Skip to main content

Are noncompete or nonsolicit agreements enforceable in New York?

Sponsored Answer

New York's highest court has held that an employer can enforce noncompete agreements only where it can satisfy one of two elements: (1) Was the departing employee's job, skills and relationship with customers "unique and extraordinary" or (2) Has the employee taken from the former employer and used or attempted to use for personal benefit confidential information or trade secrets. Hence, it is more likely that an employee who holds an uncommon position and who has developed highly specialized knowledge about a firm's products, services, processes or methods, or enjoys a close and influential relationship with customers will be restricted in future employment than one who holds a position that is common, has little or no interaction with customers, or is not privy to sensitive information.

Likewise, the courts frown upon employees who steal nonpublic or competitively sensitive documents, data and information from their former employer and use that in an attempt to profit through later employment. And where there is sufficient evidence of such conduct, an employee should expect a court to impose restrictions on subsequent employment – including against new employers – even in the absence of a written noncompete agreement.

The considerations applicable to nonsolicit agreements are somewhat different and usually turn on when the former employee's relationship with the targeted person or firm was first established. Generally, if the departing employee was introduced to the customer or employee before first becoming employed at the firm seeking to enforce a nonsolicit provision, then he or she will be free to continue that relationship; otherwise, the former employer may be found to have a superior right to the relationship and can lawfully prevent the former employee from interfering for a reasonable period after the employment ends.

Because the question of the enforceability of noncompete and nonsolicit agreements or provisions is highly fact-specific, and requires the application of the many nuances that exist in this area of law, it is essential that an employee facing the potential enforcement of the same seek the advice of counsel experienced in this area of law.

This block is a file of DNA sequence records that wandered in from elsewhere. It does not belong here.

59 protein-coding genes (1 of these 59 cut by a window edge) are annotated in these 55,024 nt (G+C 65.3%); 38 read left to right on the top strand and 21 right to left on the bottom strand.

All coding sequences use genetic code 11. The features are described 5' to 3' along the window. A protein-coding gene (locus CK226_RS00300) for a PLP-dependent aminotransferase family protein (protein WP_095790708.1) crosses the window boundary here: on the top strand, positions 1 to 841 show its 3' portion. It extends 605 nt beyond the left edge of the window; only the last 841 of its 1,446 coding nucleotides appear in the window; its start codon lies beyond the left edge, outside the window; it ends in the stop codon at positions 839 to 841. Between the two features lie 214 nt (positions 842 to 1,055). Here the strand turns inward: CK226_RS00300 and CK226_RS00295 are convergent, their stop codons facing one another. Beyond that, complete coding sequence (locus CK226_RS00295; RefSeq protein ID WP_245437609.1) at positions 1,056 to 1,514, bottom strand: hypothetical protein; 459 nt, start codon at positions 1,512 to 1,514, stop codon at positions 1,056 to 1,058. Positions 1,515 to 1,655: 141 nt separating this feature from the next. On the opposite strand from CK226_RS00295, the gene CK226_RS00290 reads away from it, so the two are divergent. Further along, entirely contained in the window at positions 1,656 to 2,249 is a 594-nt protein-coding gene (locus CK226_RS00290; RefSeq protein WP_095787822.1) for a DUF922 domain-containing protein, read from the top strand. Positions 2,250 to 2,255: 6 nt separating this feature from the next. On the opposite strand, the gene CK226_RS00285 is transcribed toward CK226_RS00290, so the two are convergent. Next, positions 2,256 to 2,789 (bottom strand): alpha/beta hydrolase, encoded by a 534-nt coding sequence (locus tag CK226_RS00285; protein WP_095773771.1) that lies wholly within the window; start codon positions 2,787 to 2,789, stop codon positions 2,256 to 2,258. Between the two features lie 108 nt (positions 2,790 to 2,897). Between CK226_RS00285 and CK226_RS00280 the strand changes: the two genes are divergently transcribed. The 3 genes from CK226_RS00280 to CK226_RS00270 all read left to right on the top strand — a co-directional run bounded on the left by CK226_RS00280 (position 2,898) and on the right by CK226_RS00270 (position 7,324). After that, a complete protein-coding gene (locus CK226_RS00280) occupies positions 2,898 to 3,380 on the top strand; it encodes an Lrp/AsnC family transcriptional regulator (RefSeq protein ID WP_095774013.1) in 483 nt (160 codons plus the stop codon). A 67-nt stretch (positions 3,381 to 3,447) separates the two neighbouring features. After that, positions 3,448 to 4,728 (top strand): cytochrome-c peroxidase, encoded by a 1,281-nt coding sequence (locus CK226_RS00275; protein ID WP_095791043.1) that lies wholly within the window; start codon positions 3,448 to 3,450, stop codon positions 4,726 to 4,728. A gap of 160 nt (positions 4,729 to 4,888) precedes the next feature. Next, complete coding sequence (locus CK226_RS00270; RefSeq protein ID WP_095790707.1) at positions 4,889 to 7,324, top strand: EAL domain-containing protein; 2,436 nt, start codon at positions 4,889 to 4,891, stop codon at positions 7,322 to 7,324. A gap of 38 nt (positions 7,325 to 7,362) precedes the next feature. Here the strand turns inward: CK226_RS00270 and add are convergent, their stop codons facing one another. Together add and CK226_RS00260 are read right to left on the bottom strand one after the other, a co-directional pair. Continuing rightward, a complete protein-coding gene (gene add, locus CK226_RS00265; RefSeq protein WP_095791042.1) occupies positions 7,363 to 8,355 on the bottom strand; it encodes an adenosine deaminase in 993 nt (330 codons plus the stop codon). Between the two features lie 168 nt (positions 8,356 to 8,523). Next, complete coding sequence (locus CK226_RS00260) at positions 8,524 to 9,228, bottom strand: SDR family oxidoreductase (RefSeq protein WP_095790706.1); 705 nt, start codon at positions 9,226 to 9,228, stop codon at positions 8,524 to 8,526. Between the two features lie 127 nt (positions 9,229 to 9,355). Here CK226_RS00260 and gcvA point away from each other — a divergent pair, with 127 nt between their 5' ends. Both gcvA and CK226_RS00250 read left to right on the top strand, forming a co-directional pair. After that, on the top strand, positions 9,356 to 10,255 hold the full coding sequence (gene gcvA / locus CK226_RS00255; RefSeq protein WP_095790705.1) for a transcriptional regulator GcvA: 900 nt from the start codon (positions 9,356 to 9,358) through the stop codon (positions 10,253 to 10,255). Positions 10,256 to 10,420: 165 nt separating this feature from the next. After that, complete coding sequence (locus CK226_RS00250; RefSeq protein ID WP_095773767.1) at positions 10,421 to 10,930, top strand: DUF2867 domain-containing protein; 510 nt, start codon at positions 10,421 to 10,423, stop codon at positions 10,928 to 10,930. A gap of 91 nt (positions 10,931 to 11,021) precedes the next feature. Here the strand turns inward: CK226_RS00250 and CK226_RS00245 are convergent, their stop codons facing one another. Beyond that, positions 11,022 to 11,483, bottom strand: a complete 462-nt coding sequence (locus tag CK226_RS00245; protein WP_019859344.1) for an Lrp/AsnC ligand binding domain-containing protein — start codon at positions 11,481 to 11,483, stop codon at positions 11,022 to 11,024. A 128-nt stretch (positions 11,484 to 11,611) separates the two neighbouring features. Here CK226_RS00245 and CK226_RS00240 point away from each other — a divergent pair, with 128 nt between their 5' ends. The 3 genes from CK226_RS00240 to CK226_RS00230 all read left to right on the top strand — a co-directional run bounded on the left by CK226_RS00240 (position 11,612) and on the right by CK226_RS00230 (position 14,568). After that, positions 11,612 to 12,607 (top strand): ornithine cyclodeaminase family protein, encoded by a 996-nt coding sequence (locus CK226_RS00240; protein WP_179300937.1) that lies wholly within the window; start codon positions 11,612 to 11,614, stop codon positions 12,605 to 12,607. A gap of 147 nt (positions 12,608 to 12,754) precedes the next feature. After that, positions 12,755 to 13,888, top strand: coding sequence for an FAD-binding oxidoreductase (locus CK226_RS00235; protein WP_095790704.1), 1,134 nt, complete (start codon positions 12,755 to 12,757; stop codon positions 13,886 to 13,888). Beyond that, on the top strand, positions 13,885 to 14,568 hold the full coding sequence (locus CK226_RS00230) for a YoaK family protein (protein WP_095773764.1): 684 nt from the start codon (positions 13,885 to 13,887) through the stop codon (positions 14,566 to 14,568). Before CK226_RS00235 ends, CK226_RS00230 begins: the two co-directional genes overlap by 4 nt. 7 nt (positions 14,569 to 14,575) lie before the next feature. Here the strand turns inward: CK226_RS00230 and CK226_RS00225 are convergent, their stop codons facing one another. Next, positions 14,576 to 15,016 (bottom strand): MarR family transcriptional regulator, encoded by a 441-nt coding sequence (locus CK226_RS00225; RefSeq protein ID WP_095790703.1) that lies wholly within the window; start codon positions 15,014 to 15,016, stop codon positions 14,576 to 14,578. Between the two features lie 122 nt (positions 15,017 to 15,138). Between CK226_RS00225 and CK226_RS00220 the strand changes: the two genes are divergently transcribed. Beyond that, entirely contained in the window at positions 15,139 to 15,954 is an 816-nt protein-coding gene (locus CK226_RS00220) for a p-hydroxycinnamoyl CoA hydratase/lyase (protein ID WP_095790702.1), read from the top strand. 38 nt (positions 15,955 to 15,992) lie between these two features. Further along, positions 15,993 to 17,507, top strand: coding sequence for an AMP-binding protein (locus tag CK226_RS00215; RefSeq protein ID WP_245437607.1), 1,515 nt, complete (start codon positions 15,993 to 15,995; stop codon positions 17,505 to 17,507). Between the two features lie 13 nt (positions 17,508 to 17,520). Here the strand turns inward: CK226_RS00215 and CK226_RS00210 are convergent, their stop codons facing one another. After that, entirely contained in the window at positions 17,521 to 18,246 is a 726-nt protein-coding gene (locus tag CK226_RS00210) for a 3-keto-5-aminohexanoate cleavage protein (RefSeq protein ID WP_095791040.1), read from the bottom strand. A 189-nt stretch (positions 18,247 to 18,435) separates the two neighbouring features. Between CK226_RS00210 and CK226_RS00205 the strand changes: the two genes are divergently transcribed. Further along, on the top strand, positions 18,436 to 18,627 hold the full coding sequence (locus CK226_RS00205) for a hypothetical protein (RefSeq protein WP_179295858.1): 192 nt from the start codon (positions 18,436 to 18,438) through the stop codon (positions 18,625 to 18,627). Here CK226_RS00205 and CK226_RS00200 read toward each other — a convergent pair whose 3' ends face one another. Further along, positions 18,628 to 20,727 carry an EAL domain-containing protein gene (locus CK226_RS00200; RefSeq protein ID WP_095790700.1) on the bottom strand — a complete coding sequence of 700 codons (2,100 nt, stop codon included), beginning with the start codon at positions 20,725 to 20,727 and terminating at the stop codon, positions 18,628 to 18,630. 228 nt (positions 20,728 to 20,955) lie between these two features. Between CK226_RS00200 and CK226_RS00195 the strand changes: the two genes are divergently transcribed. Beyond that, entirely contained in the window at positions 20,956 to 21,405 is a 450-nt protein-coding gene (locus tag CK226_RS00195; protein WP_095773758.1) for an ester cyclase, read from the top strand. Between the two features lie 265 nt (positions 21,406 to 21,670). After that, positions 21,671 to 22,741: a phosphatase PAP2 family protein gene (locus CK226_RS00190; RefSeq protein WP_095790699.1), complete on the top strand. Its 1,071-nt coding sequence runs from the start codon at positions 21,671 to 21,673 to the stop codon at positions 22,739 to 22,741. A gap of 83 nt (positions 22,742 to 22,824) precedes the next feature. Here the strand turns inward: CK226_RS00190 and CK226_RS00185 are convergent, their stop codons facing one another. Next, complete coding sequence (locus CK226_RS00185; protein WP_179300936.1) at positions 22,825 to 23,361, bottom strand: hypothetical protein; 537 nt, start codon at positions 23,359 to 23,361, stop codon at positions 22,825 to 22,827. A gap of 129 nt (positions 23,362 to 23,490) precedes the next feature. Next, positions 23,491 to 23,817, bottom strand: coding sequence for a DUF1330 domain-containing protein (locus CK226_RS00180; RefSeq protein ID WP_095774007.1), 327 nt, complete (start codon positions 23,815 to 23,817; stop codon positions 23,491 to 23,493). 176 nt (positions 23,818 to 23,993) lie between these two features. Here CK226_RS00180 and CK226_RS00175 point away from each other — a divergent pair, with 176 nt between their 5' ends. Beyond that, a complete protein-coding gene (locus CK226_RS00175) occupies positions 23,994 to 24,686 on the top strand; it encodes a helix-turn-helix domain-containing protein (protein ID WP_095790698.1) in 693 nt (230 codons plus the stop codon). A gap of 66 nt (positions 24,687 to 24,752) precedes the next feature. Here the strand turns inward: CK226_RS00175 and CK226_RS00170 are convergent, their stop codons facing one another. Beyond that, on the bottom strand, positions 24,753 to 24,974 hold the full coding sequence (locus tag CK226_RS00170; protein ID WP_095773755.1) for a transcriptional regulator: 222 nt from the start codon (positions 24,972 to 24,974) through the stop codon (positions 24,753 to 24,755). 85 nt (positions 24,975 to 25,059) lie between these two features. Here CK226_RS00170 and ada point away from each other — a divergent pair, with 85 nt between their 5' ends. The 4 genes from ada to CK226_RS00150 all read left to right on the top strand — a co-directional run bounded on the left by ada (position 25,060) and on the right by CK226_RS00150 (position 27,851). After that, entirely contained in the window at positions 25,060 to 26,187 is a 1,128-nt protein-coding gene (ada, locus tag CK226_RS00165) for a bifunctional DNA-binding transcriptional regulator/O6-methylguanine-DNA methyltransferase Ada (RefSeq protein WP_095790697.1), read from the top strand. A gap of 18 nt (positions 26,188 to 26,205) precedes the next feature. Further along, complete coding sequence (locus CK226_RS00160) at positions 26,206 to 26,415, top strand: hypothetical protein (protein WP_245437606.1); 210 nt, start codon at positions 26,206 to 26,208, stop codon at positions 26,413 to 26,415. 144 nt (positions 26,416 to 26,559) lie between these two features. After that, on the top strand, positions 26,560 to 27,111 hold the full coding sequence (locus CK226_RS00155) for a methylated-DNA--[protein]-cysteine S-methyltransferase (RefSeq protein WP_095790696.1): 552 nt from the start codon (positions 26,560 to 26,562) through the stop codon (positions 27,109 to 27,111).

Other Answers About Employment Law - Employee

Photo of Michael L. Chinitz

Why Should A Startup Or Emerging Company With Employees In Massachusetts Hire Employment Counsel?

For new and emerging companies in Massachusetts, there are many potential traps, pitfalls, and technical …

Sponsored answer by Michael L. Chinitz

Photo of Areti Georgopoulos

Can I appeal an unemployment benefits denial in Minnesota?

Yes, it is possible to appeal an unemployment benefits denial. This is true whether your former employer …

Sponsored answer by Areti Georgopoulos

Photo of Geoffrey C. Lyon

How do I know if I have an employment law case in California?

This is a high-level question that involves a few categories of employment law, including wrongful termination, …

Sponsored answer by Geoffrey C. Lyon

Call Me

To: Henry L. Saurborn, Jr.

Super Lawyers: Potential Client Inquiry

Required fields are marked with an asterisk (*).


The information contained in this web site is intended to convey general information. It should not be construed as legal advice or opinion. It is not an offer to represent you, nor is it intended to create an attorney-client relationship. The use of the internet or this contact form for communication is not necessarily a secure environment. Contacting a lawyer or law firm email through this service will not create an attorney-client relationship, and information will not necessarily be treated as privileged or confidential.

Page Generated: 0.96641397476196 sec